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Queens Chronicle

City landmarks Brinckerhoff Cemetery in Fresh Meadows

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Posted: Tuesday, August 14, 2012 11:16 am | Updated: 2:27 am, Thu Oct 11, 2012.

Twelve years after it was added to the Landmark Preservation Commission's agenda, the historic Brinckerhoff Cemetery in Fresh Meadows has finally been granted landmark status.

The achievement was announced to the Queens Chronicle by Jeremy Walsh, the spokesman for City Councilman Jim Gennaro (D-Fresh Meadows) a little before 11 a.m. today and confirmed by Lisi de Bourbon, the LPC spokeswoman, immediately after.

Both offices were drafting statements on the property's preservation.

"It's good news and something the councilman is very interested in," Walsh said.

The cemetery, located on 182nd Street between 69th and 73rd avenues, was a private plot used by the Brinckerhoff family — among the earliest settlers of Queens — between the 1730s and the 1870s. The remains of dozens of people lie within it, unless as former owners have alleged, they have decomposed completely. There are no grave markers of any kind visible on the property, which is now overgrown — though some neighbors allege the former owners hid them under the soil to make it seem like the land wasn't worth preserving.

The site could have been built upon, however, because it was improperly sold to private owners decades ago. About a dozen years ago, the owners sought to build two houses on the land, raising the concerns of preservationists. The Queens Historical Society tried to raise enough money to buy the site, but came up short of the estimated $100,000 needed.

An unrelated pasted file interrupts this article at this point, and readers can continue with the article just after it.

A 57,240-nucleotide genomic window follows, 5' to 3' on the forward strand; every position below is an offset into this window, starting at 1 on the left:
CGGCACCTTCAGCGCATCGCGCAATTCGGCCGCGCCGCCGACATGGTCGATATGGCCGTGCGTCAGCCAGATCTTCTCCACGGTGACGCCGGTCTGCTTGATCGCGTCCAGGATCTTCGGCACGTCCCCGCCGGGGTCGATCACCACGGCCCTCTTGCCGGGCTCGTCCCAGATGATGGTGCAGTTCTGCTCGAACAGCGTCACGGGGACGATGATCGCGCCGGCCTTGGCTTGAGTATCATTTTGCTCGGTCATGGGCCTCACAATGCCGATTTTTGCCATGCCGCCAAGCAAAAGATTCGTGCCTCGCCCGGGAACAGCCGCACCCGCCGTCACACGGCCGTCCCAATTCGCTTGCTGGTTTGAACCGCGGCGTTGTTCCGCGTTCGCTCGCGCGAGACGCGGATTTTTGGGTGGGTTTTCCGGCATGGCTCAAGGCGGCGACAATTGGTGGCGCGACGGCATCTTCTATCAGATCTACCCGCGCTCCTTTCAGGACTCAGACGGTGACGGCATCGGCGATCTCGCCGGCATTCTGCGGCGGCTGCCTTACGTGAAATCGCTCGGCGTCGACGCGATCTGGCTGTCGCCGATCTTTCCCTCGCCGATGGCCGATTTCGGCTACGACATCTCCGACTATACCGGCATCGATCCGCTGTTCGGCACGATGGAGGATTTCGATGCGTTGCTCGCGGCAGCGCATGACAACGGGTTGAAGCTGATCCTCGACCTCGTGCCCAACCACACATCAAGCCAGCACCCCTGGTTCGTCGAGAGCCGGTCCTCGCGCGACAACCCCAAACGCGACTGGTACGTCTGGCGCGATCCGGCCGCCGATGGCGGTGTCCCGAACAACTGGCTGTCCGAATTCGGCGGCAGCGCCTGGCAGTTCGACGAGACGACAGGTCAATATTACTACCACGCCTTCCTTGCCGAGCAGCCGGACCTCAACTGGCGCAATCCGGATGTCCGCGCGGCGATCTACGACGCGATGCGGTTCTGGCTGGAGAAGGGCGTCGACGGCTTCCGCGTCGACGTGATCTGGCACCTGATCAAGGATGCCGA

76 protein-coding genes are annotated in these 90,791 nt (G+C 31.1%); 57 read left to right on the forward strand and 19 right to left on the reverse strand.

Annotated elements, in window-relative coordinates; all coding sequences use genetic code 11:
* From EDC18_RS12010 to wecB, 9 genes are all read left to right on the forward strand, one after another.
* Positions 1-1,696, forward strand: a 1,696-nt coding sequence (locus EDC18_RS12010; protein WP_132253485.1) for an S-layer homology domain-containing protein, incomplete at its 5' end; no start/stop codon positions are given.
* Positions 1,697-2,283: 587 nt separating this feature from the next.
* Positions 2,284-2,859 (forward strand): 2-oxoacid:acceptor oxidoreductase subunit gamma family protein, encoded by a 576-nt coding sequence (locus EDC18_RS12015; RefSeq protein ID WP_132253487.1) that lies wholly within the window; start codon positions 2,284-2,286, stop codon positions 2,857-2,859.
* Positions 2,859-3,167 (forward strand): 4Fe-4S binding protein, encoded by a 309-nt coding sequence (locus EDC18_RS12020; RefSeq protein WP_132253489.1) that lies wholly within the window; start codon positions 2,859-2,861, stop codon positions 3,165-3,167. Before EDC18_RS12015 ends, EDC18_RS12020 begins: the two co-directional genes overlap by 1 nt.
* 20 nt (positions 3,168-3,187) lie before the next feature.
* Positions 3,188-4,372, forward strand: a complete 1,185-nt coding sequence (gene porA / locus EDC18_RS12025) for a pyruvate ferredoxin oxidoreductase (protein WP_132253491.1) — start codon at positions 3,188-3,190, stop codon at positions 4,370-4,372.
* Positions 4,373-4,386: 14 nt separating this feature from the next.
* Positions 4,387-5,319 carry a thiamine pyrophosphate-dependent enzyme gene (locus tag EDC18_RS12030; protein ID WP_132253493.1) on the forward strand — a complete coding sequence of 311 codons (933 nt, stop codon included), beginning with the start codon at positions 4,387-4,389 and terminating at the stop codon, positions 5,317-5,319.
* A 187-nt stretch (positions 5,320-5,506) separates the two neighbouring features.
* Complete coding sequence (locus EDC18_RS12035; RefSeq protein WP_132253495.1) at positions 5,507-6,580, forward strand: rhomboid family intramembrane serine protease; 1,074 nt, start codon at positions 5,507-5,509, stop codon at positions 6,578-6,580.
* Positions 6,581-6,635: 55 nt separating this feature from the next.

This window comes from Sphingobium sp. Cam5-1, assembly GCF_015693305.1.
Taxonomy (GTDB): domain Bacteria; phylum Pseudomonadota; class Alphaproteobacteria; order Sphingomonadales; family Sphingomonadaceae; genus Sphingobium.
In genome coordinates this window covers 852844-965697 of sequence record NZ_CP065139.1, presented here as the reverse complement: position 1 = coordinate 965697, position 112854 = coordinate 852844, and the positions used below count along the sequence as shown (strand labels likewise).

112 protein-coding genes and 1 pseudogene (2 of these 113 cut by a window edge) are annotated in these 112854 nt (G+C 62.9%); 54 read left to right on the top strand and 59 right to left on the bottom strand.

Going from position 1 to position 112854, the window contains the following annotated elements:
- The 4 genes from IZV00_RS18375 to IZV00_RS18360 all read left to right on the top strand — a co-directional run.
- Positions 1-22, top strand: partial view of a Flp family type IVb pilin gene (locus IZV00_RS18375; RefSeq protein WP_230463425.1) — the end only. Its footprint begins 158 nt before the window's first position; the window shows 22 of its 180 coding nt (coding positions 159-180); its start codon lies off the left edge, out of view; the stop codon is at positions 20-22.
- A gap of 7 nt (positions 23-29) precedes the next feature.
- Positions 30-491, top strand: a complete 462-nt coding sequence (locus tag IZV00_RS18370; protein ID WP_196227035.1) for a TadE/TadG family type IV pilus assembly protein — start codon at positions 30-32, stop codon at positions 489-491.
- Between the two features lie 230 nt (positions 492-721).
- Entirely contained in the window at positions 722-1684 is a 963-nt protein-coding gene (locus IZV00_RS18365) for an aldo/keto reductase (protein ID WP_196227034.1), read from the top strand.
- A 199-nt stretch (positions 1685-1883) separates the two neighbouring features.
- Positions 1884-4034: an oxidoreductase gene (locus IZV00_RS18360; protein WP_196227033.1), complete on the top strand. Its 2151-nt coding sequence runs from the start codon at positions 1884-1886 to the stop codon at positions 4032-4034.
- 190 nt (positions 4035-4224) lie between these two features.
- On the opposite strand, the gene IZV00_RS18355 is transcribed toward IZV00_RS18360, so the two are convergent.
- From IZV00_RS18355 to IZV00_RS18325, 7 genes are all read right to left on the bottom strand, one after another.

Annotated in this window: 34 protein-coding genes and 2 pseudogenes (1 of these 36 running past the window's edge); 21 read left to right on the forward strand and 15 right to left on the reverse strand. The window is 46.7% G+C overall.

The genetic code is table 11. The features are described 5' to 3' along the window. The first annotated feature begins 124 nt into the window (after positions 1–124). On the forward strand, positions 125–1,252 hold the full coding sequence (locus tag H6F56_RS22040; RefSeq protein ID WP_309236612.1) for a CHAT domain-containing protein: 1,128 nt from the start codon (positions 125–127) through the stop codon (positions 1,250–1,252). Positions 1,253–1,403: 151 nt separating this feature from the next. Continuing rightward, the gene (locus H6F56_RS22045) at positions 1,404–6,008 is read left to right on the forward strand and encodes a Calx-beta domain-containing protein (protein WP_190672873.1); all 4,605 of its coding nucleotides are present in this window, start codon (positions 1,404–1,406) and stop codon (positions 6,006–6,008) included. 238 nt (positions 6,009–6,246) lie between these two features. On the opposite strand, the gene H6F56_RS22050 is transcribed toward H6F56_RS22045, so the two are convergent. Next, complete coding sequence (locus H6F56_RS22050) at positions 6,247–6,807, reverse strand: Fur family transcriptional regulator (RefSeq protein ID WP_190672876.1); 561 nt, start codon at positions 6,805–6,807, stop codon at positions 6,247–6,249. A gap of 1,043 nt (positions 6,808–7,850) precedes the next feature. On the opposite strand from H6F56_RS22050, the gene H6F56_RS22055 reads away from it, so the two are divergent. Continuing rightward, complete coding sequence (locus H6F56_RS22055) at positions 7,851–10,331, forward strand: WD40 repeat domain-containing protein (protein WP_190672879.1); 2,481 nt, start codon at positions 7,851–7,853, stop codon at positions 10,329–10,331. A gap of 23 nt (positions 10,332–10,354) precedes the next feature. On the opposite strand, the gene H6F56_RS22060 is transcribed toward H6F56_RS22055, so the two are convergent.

A new owner recently purchased the cemetery and asked the LPC to put its status back on the calendar so he could finally know whether he could build on it. A hearing was held in May, with a number of speakers advocating for its preservation.

The landmark designation does not, however, necessarily preclude building on the site. While some LPC members spoke in terms of "preservation" before voting to landmark the cemetery, they also discussed the kind of building that could be done there in the future.

“It’s truly unfortunate that we don’t anymore have any of the gravestones, but at least there is some historic record," said member Diana Chapin, who represents Queens. "It is an important historical and archaeological record … We don’t know what possibly may exist for this in the future so I think it’s important for it not to be built over at this time.”

"It seems to me that it’s important to be protecting an important burial site like this, but at the same time unless there are some visible remains of tombstones and so on, it’s kind of hard for the public to understand what this [is] about," said Margery Perlmutter, the Manhattan representative. "So my support of this is really of the idea of it being an archaeologically important site and that in the future if the owner chooses to develop something there, that the development speaks to the archaeological importance and the protection of the subsurface and however the structure is designed to not disturb or protect the subsurface conditions."

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